Russian cyber-blackmailers sent to the Gulag

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Russian cyber-blackmailers sent to the Gulag

Eight years for criminals who extorted $5 million from UK casinos.

Authorities in Russia have gaoled a gang of cyber-criminals who blackmailed online companies through distributed denial-of-service (DDoS) attacks.

The gang is said to have extorted more than $5000 from British online casinos and betting shops after threatening to attack their websites and render them inaccessible to the outside world.

Ivan Maksakov, Alexander Petrov and Denis Stepanov were each sentenced to eight years in prison and fined nearly $5000.

Victims of the online blackmail gang included Canbet Sports Bookmakers, which refused to pay a $12,500 ransom demand and had its website taken out of action by the hackers.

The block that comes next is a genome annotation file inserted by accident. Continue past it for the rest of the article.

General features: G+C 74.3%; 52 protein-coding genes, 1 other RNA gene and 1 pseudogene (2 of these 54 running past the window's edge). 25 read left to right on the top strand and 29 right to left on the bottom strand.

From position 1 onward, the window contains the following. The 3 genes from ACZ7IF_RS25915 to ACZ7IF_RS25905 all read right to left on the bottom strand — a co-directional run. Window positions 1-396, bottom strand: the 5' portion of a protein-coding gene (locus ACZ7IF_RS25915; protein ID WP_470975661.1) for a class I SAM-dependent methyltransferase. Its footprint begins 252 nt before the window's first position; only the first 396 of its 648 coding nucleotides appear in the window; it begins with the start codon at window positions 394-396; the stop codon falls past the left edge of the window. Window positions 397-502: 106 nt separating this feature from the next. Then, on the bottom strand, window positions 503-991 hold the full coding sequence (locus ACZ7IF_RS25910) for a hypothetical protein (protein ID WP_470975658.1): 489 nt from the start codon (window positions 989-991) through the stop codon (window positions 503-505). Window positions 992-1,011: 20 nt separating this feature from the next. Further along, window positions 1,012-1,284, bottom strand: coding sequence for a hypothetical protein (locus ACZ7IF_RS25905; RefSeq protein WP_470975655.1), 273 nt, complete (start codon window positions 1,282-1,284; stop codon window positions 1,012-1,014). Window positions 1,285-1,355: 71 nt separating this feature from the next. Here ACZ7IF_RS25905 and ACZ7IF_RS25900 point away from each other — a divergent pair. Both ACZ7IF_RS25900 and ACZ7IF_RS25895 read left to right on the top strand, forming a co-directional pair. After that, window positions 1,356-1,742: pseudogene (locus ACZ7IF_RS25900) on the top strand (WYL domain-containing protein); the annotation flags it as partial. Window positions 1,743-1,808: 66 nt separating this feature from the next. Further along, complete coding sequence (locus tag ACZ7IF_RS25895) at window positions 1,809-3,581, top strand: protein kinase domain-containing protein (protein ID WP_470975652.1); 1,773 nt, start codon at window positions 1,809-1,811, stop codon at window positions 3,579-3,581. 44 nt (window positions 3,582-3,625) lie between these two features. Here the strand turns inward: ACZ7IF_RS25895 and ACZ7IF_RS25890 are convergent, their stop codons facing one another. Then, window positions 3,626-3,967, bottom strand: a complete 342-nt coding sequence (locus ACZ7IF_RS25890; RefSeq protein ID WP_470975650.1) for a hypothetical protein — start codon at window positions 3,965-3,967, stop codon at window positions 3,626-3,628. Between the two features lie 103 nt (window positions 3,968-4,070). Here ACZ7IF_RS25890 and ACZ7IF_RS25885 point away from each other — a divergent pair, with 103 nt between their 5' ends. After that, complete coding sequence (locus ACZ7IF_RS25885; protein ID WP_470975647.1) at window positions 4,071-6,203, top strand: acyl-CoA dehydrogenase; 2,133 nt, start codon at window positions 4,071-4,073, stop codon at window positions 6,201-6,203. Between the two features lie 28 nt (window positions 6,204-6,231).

The DDoS attack coincided with the Breeders' Cup, costing Canbet more than $250,000 in lost business for each day of downtime.

According to prosecutors, the gang made over 50 similar blackmail attacks in 30 countries during their six-month spree.

"Malicious DDoS attacks on commercial websites can cause serious financial damage to the businesses affected, and are a major nuisance to internet users," said Graham Cluley, senior technology consultant at Sophos.

"These sentences should send a strong message to other hackers considering online blackmail, that they can expect stiff sentences if caught.

"However, many gangs may believe that the relative anonymity of the internet gives them carte blanche to carry on. All computer users should ensure that they have secure defences in place to protect against abuse like this."
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